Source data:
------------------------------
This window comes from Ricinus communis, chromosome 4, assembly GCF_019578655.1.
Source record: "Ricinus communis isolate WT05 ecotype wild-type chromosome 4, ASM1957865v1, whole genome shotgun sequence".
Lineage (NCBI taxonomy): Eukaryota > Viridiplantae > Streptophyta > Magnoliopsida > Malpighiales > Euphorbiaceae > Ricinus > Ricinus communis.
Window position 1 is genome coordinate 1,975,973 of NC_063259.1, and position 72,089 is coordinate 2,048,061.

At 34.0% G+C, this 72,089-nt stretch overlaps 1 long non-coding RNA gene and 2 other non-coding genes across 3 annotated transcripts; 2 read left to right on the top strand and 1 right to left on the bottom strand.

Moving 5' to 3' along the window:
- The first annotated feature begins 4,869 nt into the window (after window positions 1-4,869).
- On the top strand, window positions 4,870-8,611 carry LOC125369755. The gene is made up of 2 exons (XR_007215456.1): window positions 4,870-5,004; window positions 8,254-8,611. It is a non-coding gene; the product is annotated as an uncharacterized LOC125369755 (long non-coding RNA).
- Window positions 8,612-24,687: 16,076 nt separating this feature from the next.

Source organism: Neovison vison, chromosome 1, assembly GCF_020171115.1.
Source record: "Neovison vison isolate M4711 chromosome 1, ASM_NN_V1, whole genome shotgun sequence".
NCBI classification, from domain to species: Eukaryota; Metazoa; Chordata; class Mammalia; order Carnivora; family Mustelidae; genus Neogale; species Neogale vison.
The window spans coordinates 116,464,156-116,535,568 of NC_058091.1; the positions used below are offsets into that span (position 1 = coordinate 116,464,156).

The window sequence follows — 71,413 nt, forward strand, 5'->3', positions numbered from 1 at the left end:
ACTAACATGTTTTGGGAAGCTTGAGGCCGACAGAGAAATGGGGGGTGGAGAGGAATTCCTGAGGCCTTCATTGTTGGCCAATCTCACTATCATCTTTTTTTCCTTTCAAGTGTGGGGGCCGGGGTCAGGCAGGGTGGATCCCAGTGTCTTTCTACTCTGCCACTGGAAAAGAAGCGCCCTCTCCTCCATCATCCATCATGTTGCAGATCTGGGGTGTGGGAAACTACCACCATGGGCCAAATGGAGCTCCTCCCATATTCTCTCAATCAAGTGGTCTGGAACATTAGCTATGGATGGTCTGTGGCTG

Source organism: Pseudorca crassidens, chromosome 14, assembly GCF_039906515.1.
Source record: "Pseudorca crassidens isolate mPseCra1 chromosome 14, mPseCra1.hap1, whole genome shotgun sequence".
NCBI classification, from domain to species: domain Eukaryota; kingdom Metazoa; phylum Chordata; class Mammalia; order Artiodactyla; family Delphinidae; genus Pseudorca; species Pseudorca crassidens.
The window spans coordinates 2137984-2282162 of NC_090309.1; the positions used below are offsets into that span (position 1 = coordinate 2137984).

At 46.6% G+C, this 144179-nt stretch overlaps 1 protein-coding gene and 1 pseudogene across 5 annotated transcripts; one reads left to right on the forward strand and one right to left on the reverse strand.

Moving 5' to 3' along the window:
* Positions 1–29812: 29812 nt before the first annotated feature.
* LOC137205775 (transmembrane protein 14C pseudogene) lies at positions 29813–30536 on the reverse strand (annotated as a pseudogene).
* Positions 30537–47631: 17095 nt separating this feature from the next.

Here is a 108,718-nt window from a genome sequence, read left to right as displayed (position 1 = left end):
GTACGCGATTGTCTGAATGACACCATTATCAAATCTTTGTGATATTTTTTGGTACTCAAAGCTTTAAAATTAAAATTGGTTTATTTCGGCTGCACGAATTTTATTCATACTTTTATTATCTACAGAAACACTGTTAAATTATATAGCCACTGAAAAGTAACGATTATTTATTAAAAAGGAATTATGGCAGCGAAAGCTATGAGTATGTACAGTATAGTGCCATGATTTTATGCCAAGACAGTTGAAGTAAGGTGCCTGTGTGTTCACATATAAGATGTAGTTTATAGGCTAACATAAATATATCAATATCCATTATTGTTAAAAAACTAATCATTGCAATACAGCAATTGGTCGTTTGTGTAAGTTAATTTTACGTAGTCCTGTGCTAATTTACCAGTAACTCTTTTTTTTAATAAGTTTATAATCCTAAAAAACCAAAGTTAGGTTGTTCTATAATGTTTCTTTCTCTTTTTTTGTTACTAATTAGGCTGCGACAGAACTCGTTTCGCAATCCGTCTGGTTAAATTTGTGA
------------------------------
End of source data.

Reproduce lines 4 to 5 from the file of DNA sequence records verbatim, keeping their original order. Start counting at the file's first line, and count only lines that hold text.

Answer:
Window position 1 is genome coordinate 1,975,973 of NC_063259.1, and position 72,089 is coordinate 2,048,061.

At 34.0% G+C, this 72,089-nt stretch overlaps 1 long non-coding RNA gene and 2 other non-coding genes across 3 annotated transcripts; 2 read left to right on the top strand and 1 right to left on the bottom strand.